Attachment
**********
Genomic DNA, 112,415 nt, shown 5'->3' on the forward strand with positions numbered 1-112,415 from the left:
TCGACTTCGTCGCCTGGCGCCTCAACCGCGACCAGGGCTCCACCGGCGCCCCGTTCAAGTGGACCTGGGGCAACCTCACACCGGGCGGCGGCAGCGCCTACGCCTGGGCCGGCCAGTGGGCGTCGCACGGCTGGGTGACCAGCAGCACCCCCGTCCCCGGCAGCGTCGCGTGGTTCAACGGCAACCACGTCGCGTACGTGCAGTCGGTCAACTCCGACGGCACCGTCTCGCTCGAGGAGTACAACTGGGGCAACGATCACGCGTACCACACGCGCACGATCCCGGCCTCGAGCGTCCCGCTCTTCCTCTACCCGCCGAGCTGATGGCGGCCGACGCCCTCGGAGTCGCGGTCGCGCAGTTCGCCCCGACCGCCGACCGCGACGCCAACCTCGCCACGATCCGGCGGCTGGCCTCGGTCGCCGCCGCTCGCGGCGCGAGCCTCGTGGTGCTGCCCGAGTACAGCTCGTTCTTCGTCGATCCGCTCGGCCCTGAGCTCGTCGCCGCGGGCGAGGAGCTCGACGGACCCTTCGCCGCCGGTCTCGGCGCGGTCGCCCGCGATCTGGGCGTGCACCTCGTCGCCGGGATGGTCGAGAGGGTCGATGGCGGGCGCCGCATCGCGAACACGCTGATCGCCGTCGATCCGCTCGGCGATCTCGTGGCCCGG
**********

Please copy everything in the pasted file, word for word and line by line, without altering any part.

Genomic DNA, 112,415 nt, shown 5'->3' on the forward strand with positions numbered 1-112,415 from the left:
TCGACTTCGTCGCCTGGCGCCTCAACCGCGACCAGGGCTCCACCGGCGCCCCGTTCAAGTGGACCTGGGGCAACCTCACACCGGGCGGCGGCAGCGCCTACGCCTGGGCCGGCCAGTGGGCGTCGCACGGCTGGGTGACCAGCAGCACCCCCGTCCCCGGCAGCGTCGCGTGGTTCAACGGCAACCACGTCGCGTACGTGCAGTCGGTCAACTCCGACGGCACCGTCTCGCTCGAGGAGTACAACTGGGGCAACGATCACGCGTACCACACGCGCACGATCCCGGCCTCGAGCGTCCCGCTCTTCCTCTACCCGCCGAGCTGATGGCGGCCGACGCCCTCGGAGTCGCGGTCGCGCAGTTCGCCCCGACCGCCGACCGCGACGCCAACCTCGCCACGATCCGGCGGCTGGCCTCGGTCGCCGCCGCTCGCGGCGCGAGCCTCGTGGTGCTGCCCGAGTACAGCTCGTTCTTCGTCGATCCGCTCGGCCCTGAGCTCGTCGCCGCGGGCGAGGAGCTCGACGGACCCTTCGCCGCCGGTCTCGGCGCGGTCGCCCGCGATCTGGGCGTGCACCTCGTCGCCGGGATGGTCGAGAGGGTCGATGGCGGGCGCCGCATCGCGAACACGCTGATCGCCGTCGATCCGCTCGGCGATCTCGTGGCCCGG